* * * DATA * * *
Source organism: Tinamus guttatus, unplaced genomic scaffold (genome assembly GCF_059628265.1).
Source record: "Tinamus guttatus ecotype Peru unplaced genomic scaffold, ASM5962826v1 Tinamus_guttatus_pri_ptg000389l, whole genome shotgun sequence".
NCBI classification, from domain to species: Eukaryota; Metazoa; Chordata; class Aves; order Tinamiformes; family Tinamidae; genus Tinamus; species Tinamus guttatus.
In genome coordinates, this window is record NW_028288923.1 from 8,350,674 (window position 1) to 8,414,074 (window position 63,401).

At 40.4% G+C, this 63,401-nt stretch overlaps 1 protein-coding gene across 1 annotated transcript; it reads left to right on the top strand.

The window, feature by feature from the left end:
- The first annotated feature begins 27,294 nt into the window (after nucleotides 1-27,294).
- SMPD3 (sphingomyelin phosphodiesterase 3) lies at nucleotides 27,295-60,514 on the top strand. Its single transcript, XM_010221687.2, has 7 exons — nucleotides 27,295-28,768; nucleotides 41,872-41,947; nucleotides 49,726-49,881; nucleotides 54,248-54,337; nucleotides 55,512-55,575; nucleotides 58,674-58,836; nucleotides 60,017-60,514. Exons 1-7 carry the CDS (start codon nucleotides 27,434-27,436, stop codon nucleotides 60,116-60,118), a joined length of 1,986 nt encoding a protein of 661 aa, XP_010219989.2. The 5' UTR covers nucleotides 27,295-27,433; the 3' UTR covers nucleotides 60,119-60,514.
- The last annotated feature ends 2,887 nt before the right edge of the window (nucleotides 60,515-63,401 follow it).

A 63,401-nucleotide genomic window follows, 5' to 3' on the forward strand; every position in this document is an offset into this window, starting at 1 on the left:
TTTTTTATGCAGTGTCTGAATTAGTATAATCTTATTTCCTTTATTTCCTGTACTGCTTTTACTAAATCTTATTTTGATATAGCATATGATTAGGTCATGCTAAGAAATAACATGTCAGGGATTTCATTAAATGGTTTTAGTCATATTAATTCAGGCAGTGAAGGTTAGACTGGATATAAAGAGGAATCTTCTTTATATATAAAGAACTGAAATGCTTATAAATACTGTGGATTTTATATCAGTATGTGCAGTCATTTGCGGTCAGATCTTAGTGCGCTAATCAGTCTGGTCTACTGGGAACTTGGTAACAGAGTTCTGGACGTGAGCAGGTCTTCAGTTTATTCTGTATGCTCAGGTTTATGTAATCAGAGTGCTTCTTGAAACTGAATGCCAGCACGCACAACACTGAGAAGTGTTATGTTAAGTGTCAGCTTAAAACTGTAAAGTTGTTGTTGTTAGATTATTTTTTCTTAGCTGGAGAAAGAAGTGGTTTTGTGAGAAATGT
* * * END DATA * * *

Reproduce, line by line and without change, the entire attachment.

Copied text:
Source organism: Tinamus guttatus, unplaced genomic scaffold (genome assembly GCF_059628265.1).
Source record: "Tinamus guttatus ecotype Peru unplaced genomic scaffold, ASM5962826v1 Tinamus_guttatus_pri_ptg000389l, whole genome shotgun sequence".
NCBI classification, from domain to species: Eukaryota; Metazoa; Chordata; class Aves; order Tinamiformes; family Tinamidae; genus Tinamus; species Tinamus guttatus.
In genome coordinates, this window is record NW_028288923.1 from 8,350,674 (window position 1) to 8,414,074 (window position 63,401).

At 40.4% G+C, this 63,401-nt stretch overlaps 1 protein-coding gene across 1 annotated transcript; it reads left to right on the top strand.

The window, feature by feature from the left end:
- The first annotated feature begins 27,294 nt into the window (after nucleotides 1-27,294).
- SMPD3 (sphingomyelin phosphodiesterase 3) lies at nucleotides 27,295-60,514 on the top strand. Its single transcript, XM_010221687.2, has 7 exons — nucleotides 27,295-28,768; nucleotides 41,872-41,947; nucleotides 49,726-49,881; nucleotides 54,248-54,337; nucleotides 55,512-55,575; nucleotides 58,674-58,836; nucleotides 60,017-60,514. Exons 1-7 carry the CDS (start codon nucleotides 27,434-27,436, stop codon nucleotides 60,116-60,118), a joined length of 1,986 nt encoding a protein of 661 aa, XP_010219989.2. The 5' UTR covers nucleotides 27,295-27,433; the 3' UTR covers nucleotides 60,119-60,514.
- The last annotated feature ends 2,887 nt before the right edge of the window (nucleotides 60,515-63,401 follow it).

A 63,401-nucleotide genomic window follows, 5' to 3' on the forward strand; every position in this document is an offset into this window, starting at 1 on the left:
TTTTTTATGCAGTGTCTGAATTAGTATAATCTTATTTCCTTTATTTCCTGTACTGCTTTTACTAAATCTTATTTTGATATAGCATATGATTAGGTCATGCTAAGAAATAACATGTCAGGGATTTCATTAAATGGTTTTAGTCATATTAATTCAGGCAGTGAAGGTTAGACTGGATATAAAGAGGAATCTTCTTTATATATAAAGAACTGAAATGCTTATAAATACTGTGGATTTTATATCAGTATGTGCAGTCATTTGCGGTCAGATCTTAGTGCGCTAATCAGTCTGGTCTACTGGGAACTTGGTAACAGAGTTCTGGACGTGAGCAGGTCTTCAGTTTATTCTGTATGCTCAGGTTTATGTAATCAGAGTGCTTCTTGAAACTGAATGCCAGCACGCACAACACTGAGAAGTGTTATGTTAAGTGTCAGCTTAAAACTGTAAAGTTGTTGTTGTTAGATTATTTTTTCTTAGCTGGAGAAAGAAGTGGTTTTGTGAGAAATGT